_{3}and the second term which takes into consideration the rotation of the load. The expression of the kinetic energy of the load is:

#### 3.2.2. Potential Energy

#### 3.2.3. Dissipation Function

#### 3.2.4. Modal Synthesis

- $\overline{M}\left(X\right)$ the mass matrix;
- $\overline{B}$ the damping matrix;
- $\overline{K}$ the stiffness matrix;
- $\text{\hspace{0.17em}}\overline{G}\left(X\right)$ the vector of forces due to the gravity;
- $\overline{C}\left(X,\dot{X}\right)$ the vector of Coriolis and centrifugal forces;
- $\tau ={{\displaystyle \left({F}_{A},\text{\hspace{0.17em}}{F}_{C},\text{\hspace{0.17em}}0,\text{\hspace{0.17em}}0\right)}}^{t}$ the vector of the forces produced by the actuators and applied on the airship and on the cuboid. (The details of these matrices are given in Appendixes B–D).

#### 3.2.5. Equations of Motion

#### 3.2.6. Simplified Model

- (a)
- The first simplification concerns the shape functions: we have chosen the shape functions ${w}_{i}\left({z}_{3}\right)={z}_{3}^{2},\text{\hspace{1em}}i\in \left\{1,2,\dots ,m\right\}$ and we have taken only one mode (m = 1), the expression of the deformation then becomes:$$w\left({z}_{3},t\right)={z}_{3}^{2}\delta \left(t\right)$$
- (b)
- With the aim of simplifying the dynamic model in order to be able to apply control laws to it, we have analyzed the different terms of the matrix $\overline{M}\left(X\right)$ and succeeded in highlighting the terms whose calculation is complex, but whose absolute value can be neglected compared to the other terms of the matrix. The mass matrix $\overline{M}\left(X\right)$ can thus be subdivided as the sum of two matrices: main matrix noted $\tilde{M}\left(X\right)$ and complementary matrix $\overline{dM}\left(X\right)$:$$\overline{M}\left(X\right)=\tilde{M}\left(X\right)+\overline{dM}\left(X\right)$$

- (c)
- A third simplification is carried out for the Coriolis vector. We replace $\overline{M}$ with $\tilde{M}$ in Equation (A24) (see Appendix D) and thus obtain the following expression of $\overline{C}\left(X,\dot{X}\right)$:$$\overline{C}\left(X,\dot{X}\right)=\dot{\tilde{M}}\text{\hspace{0.17em}}\dot{X}-\frac{1}{2}\frac{\partial}{\partial X}\left({\dot{X}}^{t}\text{\hspace{0.17em}}\tilde{M}\text{\hspace{0.17em}}X\right)$$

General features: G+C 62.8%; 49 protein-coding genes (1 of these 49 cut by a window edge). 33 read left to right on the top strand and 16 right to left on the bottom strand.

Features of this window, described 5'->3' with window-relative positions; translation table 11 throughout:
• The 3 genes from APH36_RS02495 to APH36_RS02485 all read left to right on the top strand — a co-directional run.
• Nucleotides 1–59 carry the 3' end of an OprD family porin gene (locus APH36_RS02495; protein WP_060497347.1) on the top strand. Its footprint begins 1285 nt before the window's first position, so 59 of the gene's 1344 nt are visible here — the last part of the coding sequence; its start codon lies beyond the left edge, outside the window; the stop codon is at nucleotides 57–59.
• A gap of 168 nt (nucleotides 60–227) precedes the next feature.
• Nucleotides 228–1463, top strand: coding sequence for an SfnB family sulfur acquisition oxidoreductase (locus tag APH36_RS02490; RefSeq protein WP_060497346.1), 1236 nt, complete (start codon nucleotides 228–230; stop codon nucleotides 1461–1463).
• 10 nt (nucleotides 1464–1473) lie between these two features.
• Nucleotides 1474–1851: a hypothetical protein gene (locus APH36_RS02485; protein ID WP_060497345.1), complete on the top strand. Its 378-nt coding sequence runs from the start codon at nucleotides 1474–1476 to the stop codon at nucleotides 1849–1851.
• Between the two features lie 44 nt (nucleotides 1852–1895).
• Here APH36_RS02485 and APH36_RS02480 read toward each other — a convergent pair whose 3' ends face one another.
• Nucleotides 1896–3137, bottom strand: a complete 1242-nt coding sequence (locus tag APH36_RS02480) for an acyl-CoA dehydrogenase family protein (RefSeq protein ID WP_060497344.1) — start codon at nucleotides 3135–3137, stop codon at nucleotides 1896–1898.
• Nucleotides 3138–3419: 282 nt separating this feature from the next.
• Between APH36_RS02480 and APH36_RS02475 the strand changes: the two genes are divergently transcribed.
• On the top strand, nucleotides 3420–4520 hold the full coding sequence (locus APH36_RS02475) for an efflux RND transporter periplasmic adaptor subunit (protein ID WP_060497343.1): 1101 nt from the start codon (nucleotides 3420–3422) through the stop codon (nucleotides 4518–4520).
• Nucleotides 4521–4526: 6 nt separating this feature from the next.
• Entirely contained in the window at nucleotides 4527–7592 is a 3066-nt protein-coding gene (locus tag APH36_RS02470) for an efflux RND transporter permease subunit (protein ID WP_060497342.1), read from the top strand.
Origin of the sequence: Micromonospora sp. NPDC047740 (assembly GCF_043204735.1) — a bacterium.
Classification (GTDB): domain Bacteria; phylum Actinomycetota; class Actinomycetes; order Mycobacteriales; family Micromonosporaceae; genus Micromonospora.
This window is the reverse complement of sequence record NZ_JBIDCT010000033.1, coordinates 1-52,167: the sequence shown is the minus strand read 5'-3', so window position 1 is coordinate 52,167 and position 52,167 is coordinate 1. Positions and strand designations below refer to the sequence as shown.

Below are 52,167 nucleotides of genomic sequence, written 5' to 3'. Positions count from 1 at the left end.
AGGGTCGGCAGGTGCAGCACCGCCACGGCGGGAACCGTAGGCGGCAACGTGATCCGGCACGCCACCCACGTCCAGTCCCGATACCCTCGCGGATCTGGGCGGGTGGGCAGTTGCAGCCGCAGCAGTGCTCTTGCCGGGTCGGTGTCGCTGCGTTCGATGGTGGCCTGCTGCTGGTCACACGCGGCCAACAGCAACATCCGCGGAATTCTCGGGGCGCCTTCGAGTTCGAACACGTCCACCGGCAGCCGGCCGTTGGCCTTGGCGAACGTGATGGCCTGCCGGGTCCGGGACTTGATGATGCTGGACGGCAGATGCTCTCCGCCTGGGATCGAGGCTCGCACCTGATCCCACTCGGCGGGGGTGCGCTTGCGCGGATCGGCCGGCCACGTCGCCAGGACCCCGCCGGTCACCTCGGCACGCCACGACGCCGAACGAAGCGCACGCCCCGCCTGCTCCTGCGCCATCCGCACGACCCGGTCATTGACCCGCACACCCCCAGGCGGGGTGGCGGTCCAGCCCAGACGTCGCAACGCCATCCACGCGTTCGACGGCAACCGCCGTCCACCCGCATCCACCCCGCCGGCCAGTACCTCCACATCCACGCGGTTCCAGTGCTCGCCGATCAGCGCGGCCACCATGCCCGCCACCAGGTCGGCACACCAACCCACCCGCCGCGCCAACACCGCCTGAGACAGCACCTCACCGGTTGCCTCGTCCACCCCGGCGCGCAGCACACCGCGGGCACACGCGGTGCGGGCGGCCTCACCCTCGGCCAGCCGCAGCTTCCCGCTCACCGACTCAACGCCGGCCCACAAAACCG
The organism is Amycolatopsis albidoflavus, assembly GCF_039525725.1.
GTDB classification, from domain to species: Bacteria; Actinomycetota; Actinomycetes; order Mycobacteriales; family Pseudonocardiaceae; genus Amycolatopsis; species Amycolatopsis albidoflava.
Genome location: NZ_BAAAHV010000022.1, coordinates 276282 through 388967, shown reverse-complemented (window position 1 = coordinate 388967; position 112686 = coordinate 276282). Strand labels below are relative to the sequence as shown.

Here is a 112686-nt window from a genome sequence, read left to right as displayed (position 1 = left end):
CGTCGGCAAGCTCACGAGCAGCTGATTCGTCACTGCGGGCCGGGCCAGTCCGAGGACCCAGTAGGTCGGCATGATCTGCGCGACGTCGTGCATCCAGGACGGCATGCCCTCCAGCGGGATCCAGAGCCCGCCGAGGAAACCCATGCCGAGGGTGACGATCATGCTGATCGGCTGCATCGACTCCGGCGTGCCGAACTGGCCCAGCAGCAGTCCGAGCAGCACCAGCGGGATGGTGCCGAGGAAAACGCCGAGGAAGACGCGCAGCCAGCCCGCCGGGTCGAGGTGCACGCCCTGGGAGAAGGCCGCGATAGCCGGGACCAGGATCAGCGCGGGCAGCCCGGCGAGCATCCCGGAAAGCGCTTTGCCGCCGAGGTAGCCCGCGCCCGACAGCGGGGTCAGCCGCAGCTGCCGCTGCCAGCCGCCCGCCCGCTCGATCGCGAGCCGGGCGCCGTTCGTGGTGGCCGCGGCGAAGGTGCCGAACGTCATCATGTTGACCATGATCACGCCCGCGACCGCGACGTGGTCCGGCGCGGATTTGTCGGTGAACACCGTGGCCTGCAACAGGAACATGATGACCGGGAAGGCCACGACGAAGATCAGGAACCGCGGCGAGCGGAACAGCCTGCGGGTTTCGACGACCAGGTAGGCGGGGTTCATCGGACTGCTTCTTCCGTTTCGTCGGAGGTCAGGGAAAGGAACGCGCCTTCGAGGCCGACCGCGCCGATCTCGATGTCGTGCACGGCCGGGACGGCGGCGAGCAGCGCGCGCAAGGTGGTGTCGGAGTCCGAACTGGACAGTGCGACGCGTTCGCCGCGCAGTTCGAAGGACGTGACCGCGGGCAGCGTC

**Remark**

**1.**

#### 3.3. Stabilization

## 4. Simulation Results

_{1}axis as we can see in Figure 10:

_{A}, displacement of the cuboid x

_{C}, oscillation and deformation of the cable θ and δ).

## 5. Discussion

## 6. Conclusions

## Author Contributions

## Funding

## Institutional Review Board Statement

## Informed Consent Statement

## Data Availability Statement

## Conflicts of Interest

## Nomenclature

$\Vert \text{\hspace{0.17em}}.\text{\hspace{0.17em}}\Vert $ | is the norm of the vector (.). |

$\dot{A}$ | is the time derivative of A. |

x | is the cross product. |

Diag(R) | is the column matrix of the diagonal components of R. |

A^{t} | is the transpose of the matrix A. |

${w}_{{z}_{3}}$ | is the partial derivative of w with respect to z_{3}. |

$o\left(3\right)$ | are small terms of the third order |

## Appendix A

## Appendix B

## Appendix C

## Appendix D

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Parameter | Symbol | Value |
---|---|---|

Airship mass | ${m}_{A}$ | 500 kg |

Cuboid mass | ${m}_{C}$ | 50 kg |

Load mass | ${m}_{L}$ | 40 kg |

Load radius | ${r}_{L}$ | 0.5 m |

Cable length | ${l}_{c}$ | 15 m |

Linear mass | $\rho $ | 1.5 kg/m |

Young’s modulus | $E$ | ${{\displaystyle 2.10}}^{8}$ Pa |

Moment of inertia of the load | ${I}_{L}$ | $2\text{\hspace{0.17em}}{m}_{L}\text{\hspace{0.17em}}{r}_{L}^{2}/5\text{\hspace{0.17em}}\left(\mathrm{kg}.\text{\hspace{0.17em}}{\mathrm{m}}^{2}\right)$ |

Quadratic moment of the cable | I_{z3} | 10^{−4} m^{4} |

Damping coefficient | k_{e} | 0.1 |

p_{i} | x_{pi} (m) | y_{pi} (m) | z_{pi} (m) |
---|---|---|---|

${p}_{1}$ | 0.500 | −0.507 | 0.555 |

${p}_{2}$ | −0.488 | 0.361 | 0.554 |

${p}_{3}$ | −0.500 | −0.260 | 0.555 |

${p}_{4}$ | 0.503 | 0.342 | 0.548 |

${p}_{5}$ | −0.500 | 0.507 | 0.555 |

${p}_{6}$ | 0.497 | −0.353 | 0.554 |

${p}_{7}$ | 0.499 | 0.260 | 0.549 |

${p}_{8}$ | 0.499 | 0.260 | 0.549 |

vi | x_{vi} (m) | y_{vi} (m) | z_{vi} (m) |

${v}_{1}$ | −7.224 | −5.359 | −5.468 |

${v}_{2}$ | −7.435 | −5.058 | 5.477 |

${v}_{3}$ | −7.425 | 5.196 | 5.486 |

${v}_{4}$ | −7.210 | 5.497 | 5.495 |

${v}_{5}$ | 7.139 | 5.463 | 5.481 |

${v}_{6}$ | 7.440 | 5.158 | 5.494 |

${v}_{7}$ | 7.415 | −5.089 | 5.481 |

${v}_{8}$ | 7.113 | −5.388 | 5.492 |

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**MDPI and ACS Style**

Guesmi, F.; Azouz, N.; Neji, J.
Design of an Airship On-Board Crane. *Aerospace* **2023**, *10*, 290.
https://doi.org/10.3390/aerospace10030290

**AMA Style**

Guesmi F, Azouz N, Neji J.
Design of an Airship On-Board Crane. *Aerospace*. 2023; 10(3):290.
https://doi.org/10.3390/aerospace10030290

**Chicago/Turabian Style**

Guesmi, Fatma, Naoufel Azouz, and Jamel Neji.
2023. "Design of an Airship On-Board Crane" *Aerospace* 10, no. 3: 290.
https://doi.org/10.3390/aerospace10030290